In recent years, extrasolar moons, or exomoons, have become exciting to astronomers because of the myriad of properties they could exhibit that we don’t see in our solar system.
In fact, exomoons may soon become leading candidates in the search for extraterrestrial life. As is often the case in scientific research, the greatest challenge in studying exomoons may actually be what makes them most interesting: no one has ever physically observed one.
The most cutting-edge telescopes today have trouble detecting even the largest exoplanets. As a result, most known exoplanets are Jupiter-like gas giants orbiting closer to their star than Venus does to our Sun. At such close distances, the tidal forces acting on a planet by its parent star are powerful enough to strip off any potential exomoons.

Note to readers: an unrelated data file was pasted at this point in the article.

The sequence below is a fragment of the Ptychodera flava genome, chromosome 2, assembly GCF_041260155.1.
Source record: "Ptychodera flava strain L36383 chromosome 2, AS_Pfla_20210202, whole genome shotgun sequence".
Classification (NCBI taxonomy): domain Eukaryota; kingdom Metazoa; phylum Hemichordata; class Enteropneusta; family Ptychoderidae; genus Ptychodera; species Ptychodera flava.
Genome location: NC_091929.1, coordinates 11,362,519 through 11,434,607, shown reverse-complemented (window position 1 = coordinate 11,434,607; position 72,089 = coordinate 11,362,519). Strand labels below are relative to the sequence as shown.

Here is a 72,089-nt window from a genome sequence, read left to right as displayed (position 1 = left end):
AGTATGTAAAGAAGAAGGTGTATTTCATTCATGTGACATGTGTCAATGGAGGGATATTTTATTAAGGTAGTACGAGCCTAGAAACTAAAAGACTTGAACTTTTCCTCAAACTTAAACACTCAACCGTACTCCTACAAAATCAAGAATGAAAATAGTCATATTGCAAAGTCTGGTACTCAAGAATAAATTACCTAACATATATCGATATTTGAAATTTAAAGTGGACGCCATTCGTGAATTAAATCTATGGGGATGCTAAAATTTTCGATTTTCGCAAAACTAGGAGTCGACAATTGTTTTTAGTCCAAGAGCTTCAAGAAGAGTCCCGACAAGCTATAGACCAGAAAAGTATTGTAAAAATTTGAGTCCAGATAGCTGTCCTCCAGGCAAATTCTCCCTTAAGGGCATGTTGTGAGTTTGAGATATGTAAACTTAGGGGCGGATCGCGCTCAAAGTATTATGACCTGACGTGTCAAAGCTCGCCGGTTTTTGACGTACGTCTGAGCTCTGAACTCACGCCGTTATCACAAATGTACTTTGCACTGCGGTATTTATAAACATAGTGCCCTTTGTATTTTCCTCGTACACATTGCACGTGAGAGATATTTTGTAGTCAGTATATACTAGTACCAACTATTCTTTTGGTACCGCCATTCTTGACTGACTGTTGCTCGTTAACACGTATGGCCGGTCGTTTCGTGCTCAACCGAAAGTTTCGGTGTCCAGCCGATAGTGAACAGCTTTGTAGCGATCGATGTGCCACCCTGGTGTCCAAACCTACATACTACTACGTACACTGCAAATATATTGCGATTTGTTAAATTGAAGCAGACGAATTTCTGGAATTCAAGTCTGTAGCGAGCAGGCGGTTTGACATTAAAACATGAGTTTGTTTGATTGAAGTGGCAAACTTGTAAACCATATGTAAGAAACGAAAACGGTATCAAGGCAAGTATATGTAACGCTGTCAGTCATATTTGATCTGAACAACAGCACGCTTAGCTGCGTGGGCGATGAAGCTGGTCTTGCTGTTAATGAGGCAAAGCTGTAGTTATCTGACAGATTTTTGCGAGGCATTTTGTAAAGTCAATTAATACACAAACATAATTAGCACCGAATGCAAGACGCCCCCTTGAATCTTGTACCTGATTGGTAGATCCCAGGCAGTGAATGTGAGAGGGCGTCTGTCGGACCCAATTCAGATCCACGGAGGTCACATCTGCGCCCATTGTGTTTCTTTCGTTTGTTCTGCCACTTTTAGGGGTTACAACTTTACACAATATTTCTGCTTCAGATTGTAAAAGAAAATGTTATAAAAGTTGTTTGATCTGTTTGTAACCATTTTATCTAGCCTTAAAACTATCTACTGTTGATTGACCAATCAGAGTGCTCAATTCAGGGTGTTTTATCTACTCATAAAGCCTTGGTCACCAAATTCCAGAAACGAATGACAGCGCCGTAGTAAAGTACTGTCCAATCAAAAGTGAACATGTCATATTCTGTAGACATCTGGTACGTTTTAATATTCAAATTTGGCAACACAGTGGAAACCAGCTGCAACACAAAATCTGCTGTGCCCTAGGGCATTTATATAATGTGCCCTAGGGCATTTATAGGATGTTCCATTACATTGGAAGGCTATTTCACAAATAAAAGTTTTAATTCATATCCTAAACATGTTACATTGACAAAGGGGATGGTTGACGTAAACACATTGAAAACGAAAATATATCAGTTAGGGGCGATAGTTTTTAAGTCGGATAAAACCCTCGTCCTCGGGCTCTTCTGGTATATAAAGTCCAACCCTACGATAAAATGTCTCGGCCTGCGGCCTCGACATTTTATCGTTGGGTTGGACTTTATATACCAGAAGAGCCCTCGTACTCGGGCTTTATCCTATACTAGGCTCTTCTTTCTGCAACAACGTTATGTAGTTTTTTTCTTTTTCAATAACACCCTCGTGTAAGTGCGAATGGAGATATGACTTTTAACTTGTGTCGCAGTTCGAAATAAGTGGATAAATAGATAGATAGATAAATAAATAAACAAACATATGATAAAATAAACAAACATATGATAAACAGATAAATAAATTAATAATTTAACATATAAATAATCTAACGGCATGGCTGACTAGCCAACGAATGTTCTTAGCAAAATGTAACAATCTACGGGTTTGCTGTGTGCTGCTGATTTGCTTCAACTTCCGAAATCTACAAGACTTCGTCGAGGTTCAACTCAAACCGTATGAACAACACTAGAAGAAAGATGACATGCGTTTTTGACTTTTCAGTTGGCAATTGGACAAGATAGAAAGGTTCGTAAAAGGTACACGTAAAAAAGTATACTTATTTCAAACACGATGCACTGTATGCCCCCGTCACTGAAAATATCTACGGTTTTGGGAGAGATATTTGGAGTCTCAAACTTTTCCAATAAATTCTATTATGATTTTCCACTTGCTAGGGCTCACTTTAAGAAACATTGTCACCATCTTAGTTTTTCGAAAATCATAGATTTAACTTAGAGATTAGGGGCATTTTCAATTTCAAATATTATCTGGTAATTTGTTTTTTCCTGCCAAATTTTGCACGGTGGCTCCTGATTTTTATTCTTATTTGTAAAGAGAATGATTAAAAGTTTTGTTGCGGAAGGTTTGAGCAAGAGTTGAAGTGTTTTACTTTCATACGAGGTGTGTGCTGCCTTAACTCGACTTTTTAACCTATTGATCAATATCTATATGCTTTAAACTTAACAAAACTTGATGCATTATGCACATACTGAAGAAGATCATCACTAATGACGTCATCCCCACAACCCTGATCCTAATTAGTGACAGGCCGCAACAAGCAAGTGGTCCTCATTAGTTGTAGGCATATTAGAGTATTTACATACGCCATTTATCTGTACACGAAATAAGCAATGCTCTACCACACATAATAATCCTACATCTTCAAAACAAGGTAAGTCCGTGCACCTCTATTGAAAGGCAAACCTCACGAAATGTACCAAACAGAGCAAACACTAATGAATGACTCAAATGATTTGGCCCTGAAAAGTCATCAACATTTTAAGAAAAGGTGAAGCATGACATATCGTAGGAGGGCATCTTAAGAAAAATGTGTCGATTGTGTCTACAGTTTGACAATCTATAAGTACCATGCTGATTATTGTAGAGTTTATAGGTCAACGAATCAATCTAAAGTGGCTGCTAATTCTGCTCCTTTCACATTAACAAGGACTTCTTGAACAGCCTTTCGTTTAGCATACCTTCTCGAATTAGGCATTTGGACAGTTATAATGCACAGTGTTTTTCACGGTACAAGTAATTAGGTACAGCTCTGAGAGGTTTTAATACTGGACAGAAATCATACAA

Recent advances in instrumentation are, however expanding the range of detectable exoplanets. The detection of smaller planets on wider orbits that could potentially support exomoons is now becoming more and more feasible.
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